March 20, 2021
Federal Boost to Mental Health Research
Alberta Children’s Hospital scientists search for elusive biomarkers using MRI technology
What if we could diagnose or even help prevent a child from developing mental disorders like depression with a simple MRI scan? Thanks to community support and a $3-million grant from the Canada Foundation for Innovation (CFI), imaging scientists at the Alberta Children’s Hospital Research Institute (ACHRI) and University of Calgary have set their sights on doing just that.
“The same way biological markers in a blood test aid in the diagnosis of diseases like diabetes and leukemia, we want to uncover biomarkers that help identify, treat and potentially prevent the onset of symptoms for children at risk of developing mental illness,” says Dr. Signe Bray, Scientific Director of ACHRI’s Child and Adolescent Imaging Research program, member of the Hotchkiss Brain Institute and co-lead investigator on the CFI initiative.
Although blood tests, x-rays and other scans are critical in helping children with physical illnesses, those same biological tests have not yet been developed for mental illnesses. Calgary is now poised to help lead the way.
Funding from our community helped the Alberta Children’s Hospital establish what has become the fastest growing and among the strongest brain imaging research centres in the country. The CFI grant awarded to the team in March will advance its technological capabilities significantly, enabling next-generation precision in measuring brain structure, function, networks and neurochemistry in babies, children and teens.
“With unprecedented insights into the developing brain, we will be able to look for subtle clues in brain circuitry that may be at the root of conditions ranging from anxiety and depression to bipolar disorder, schizophrenia and psychosis. Early markers will then become targets for new interventions that we will work to develop.” – Dr. Signe Bray, Alberta Children’s Hospital Research Institute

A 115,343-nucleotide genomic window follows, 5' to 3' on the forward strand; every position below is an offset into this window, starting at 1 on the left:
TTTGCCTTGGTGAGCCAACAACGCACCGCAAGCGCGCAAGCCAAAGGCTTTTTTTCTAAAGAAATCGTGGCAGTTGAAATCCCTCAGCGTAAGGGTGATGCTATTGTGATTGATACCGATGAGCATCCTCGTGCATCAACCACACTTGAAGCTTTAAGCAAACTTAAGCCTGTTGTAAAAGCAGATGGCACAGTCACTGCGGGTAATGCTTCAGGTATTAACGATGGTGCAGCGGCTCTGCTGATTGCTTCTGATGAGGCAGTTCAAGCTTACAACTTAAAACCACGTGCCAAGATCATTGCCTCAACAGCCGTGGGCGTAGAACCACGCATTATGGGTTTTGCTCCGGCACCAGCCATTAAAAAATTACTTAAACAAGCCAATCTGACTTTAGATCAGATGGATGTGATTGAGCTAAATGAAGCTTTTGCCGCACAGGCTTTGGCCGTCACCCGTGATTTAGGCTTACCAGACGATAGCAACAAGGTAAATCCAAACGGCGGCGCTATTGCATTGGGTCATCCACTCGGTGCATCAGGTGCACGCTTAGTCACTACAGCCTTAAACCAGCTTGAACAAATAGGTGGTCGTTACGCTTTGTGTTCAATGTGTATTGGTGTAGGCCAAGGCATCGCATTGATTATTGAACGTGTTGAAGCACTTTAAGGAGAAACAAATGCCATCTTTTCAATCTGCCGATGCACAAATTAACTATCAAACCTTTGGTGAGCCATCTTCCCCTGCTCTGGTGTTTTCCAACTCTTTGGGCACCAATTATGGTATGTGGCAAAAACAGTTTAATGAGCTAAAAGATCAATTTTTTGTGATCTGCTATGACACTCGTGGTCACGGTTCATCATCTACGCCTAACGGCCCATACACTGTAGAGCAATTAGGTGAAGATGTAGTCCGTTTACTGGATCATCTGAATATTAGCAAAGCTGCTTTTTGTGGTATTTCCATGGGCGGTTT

Working in collaboration with specialists in adult imaging, the team will examine brain development and changes across the lifespan. As well, UCalgary scientists with expertise in neurodevelopment, neurostimulation, genetics, inflammation and the microbiome will also be engaged in this initiative, the first of its kind in Canada. The team will consult with the community on its research. The scientists will also recruit participants to reflect the Canadian population and more explicitly understand how gender, ethnic, cultural, and socioeconomic factors influence illness trajectories and treatment response.
Notably, the development of highly qualified personnel will be a cornerstone of this project, with more than 250 students and staff expected to be trained over the first five years.
“Since mental health is a global issue, we will share everything we learn with colleagues around the world,” says Bray. “We are incredibly grateful for the support we continue to receive for our work. Ultimately, we want as many children and families to benefit as possible.”
Of course, one of the team’s primary goals is to help translate findings as quickly as possible to advance care and treatment for kids and families. They will work closely with and within the new Centre for Child & Adolescent Mental Health being built in northwest Calgary. When it opens, the Centre will provide three new services for young people and their families. It will also be the most robust, research-intensive community-based mental health facility for young people in Canada.
For the latest updates on the Centre, please visit buildthemup.ca.